OVERLAND PARK, Kan. — Fall can be a busy season for sports medicine physicians as school sports ramp up.
"People come in with neck pain, they come in with upper back pain," Dr. James Roberson of Children's Mercy said.
But those neck and back injuries often have nothing to do with sports.
"A lot of kids are kind of thinking oh there's no way that just looking at my phone is the problem here," Roberson said, "For the parents it takes zero convincing."
The repetitive strain injury is known as "text neck."
"Sometimes I even have to lay down because my neck hurts, so I'll lay and type out a text or something," Lauren Juliana, a college student, said.
The average head weighs 10 to 11 pounds, according to a study published in Surgical Neurology International. When you flex your head forward 30 degrees to look down at a phone, the strain on your neck is actually 40 pounds. At 60 degrees you put 60 pounds on your neck.
"The more you do it, the more it will hurt, the harder it is to break that habit," Roberson said.
But you don't have to keep sticking your neck out to stay in touch with your friends. One easy fix is to raise your screens to eye level.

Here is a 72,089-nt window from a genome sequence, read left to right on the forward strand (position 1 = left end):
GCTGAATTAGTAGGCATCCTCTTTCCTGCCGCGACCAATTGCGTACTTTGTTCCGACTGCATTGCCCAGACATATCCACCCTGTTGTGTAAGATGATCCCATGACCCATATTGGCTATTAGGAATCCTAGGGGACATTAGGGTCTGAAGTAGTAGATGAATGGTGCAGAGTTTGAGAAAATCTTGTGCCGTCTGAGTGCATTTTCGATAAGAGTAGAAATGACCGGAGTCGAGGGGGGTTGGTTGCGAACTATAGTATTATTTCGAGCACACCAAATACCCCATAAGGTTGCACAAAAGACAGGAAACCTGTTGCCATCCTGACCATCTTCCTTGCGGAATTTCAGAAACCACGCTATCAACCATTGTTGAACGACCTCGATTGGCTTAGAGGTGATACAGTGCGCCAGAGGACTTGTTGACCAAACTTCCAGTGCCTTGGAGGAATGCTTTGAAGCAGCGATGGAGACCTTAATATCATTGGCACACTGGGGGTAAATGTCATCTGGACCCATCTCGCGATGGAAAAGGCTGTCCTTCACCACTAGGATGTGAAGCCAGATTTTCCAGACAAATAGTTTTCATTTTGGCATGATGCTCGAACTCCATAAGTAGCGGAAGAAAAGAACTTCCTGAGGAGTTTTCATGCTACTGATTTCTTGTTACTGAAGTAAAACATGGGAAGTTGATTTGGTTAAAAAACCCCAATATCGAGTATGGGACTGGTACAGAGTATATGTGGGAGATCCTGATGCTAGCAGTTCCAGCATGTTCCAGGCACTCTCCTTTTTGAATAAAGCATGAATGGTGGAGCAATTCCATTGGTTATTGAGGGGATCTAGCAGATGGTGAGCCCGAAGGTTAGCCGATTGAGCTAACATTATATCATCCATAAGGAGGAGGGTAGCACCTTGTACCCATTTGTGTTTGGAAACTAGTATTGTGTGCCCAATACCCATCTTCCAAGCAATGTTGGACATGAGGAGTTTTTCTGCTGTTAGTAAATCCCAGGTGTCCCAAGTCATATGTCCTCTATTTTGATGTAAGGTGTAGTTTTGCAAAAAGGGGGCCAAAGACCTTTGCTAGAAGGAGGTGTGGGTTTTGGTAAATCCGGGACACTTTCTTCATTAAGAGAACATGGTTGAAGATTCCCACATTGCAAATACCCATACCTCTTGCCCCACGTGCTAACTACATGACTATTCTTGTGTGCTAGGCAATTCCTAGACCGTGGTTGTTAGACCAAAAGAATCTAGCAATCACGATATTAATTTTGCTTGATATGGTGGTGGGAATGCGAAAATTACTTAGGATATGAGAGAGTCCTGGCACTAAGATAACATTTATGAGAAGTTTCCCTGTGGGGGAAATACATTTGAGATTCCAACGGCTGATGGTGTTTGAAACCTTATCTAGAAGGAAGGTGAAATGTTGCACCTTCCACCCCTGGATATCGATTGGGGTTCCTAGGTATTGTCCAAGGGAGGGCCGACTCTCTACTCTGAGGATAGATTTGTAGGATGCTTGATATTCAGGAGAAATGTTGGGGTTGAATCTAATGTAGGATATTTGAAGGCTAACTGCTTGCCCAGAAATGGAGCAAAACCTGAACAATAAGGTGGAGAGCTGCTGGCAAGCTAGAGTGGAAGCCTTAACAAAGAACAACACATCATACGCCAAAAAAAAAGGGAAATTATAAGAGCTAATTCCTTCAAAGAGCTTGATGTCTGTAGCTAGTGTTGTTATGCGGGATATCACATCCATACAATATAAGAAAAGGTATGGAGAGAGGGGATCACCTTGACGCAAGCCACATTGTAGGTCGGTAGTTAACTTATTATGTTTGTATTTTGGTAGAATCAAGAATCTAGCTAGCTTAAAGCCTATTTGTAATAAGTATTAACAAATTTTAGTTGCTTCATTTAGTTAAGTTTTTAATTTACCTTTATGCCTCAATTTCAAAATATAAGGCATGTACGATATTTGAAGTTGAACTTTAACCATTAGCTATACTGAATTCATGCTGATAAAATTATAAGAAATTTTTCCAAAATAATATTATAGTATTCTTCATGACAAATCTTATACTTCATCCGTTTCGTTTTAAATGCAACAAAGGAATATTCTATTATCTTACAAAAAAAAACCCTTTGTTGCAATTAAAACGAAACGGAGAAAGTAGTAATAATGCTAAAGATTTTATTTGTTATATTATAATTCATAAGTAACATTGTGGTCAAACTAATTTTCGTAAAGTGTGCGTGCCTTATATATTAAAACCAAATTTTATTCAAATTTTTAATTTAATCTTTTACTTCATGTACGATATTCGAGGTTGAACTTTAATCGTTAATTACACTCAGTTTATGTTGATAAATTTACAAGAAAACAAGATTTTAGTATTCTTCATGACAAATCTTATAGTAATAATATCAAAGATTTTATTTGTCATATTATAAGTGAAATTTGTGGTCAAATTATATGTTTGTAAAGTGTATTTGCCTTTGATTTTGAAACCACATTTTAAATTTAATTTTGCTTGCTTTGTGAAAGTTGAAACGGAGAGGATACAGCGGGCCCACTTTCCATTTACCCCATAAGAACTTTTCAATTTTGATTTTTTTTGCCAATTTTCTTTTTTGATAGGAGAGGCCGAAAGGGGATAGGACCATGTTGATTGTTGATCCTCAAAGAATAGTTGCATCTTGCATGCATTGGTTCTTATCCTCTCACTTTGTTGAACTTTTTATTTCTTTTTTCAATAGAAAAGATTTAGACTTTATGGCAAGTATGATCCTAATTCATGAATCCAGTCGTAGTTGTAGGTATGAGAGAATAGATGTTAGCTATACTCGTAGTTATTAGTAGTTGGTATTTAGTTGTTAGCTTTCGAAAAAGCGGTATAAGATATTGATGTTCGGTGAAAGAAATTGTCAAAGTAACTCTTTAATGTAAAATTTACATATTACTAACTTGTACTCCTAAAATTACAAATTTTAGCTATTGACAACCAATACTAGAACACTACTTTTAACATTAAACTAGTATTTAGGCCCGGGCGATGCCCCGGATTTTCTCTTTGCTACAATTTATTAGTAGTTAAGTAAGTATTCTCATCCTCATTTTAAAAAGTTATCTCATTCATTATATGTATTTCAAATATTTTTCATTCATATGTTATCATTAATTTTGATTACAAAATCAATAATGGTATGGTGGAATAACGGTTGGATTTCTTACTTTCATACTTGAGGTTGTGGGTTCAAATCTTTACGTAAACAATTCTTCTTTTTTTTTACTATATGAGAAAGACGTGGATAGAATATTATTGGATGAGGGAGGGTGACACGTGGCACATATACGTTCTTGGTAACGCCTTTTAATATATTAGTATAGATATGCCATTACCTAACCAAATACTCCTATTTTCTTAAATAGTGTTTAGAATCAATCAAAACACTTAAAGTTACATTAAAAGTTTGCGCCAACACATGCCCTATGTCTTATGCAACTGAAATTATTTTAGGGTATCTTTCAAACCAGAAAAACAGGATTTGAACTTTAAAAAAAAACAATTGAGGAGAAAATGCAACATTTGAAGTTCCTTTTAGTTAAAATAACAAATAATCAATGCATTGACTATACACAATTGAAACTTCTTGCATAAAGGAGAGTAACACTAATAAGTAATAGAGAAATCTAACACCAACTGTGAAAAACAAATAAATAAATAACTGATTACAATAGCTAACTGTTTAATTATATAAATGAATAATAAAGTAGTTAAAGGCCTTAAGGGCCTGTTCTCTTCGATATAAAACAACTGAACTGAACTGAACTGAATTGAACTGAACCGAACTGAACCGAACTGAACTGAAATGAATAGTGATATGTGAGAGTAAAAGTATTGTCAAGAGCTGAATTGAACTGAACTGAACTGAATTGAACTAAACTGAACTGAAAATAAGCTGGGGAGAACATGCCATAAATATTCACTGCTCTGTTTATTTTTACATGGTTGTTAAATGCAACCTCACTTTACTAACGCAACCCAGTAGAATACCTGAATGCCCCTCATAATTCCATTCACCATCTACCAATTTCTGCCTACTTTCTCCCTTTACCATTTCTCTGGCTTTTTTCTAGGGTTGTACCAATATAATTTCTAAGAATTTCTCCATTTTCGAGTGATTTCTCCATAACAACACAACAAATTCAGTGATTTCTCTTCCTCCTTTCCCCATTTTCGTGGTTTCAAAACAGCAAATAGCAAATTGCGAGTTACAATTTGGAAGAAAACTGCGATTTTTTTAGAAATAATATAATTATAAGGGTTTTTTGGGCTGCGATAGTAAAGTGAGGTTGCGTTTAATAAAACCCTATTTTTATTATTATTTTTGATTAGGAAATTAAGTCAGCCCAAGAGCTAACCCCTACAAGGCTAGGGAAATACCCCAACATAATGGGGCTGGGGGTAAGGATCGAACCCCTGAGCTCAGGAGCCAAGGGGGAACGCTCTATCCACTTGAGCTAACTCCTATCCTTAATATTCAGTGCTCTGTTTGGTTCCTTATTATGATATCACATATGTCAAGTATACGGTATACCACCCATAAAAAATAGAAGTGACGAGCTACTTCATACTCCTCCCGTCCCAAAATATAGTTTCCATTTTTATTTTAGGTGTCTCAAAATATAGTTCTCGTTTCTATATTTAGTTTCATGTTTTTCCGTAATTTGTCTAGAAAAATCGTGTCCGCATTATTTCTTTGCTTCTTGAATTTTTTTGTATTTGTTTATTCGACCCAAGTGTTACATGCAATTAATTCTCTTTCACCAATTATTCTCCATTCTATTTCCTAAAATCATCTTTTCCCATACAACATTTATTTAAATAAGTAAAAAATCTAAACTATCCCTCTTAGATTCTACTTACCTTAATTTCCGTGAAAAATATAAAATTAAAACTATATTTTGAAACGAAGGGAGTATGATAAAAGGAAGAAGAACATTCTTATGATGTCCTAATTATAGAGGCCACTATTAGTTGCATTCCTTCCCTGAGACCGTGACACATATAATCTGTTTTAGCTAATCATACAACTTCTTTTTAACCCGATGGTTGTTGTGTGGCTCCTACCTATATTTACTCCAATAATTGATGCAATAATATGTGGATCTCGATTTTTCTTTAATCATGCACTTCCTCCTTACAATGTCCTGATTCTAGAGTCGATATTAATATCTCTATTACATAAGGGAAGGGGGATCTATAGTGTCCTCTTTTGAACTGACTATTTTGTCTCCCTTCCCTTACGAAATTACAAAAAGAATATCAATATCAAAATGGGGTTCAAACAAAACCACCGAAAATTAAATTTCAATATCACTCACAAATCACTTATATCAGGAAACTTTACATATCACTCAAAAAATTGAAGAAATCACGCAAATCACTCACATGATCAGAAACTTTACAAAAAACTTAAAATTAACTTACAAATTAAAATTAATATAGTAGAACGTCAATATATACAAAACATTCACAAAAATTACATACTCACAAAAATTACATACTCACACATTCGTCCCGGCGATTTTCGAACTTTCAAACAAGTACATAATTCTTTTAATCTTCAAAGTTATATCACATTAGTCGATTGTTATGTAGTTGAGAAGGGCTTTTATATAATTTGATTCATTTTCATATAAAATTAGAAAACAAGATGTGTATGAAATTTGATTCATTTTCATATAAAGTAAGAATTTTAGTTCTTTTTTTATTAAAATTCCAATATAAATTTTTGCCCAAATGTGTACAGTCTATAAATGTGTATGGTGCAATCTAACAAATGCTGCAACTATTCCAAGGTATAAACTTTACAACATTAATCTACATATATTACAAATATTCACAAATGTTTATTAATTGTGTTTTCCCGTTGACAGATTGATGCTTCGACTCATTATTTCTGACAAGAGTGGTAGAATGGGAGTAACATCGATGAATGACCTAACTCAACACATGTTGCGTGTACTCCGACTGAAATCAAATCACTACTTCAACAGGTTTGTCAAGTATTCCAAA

"I recommend that kids, if they're working a lot on an iPad, that they actually get a cookbook stand and set it up on a few books," Roberson said.
You can even stretch to alleviate the pain.
Roberson demonstrated one stretch in which you grab the sides of your chair then tilt your head left and right.
Another exercise he suggested is probably best to do when you're alone.
"I call it the 'derp stretch' because it makes you look kind of stupid," Roberson said and laughed.
Start with your chin in a neutral position, then push it straight back, stretching out the back of your neck.
You can also do simple shoulder pinches to release tension. Roberson recommended doing ten reps of the exercises three times a day.
He's also giving parents the green light to nag their kids about the bad habit.
"It's good to tell your kids to sit up straight, better posture, move the screen up or get off the screen, go outside and play instead, which is always good advice," Roberson said.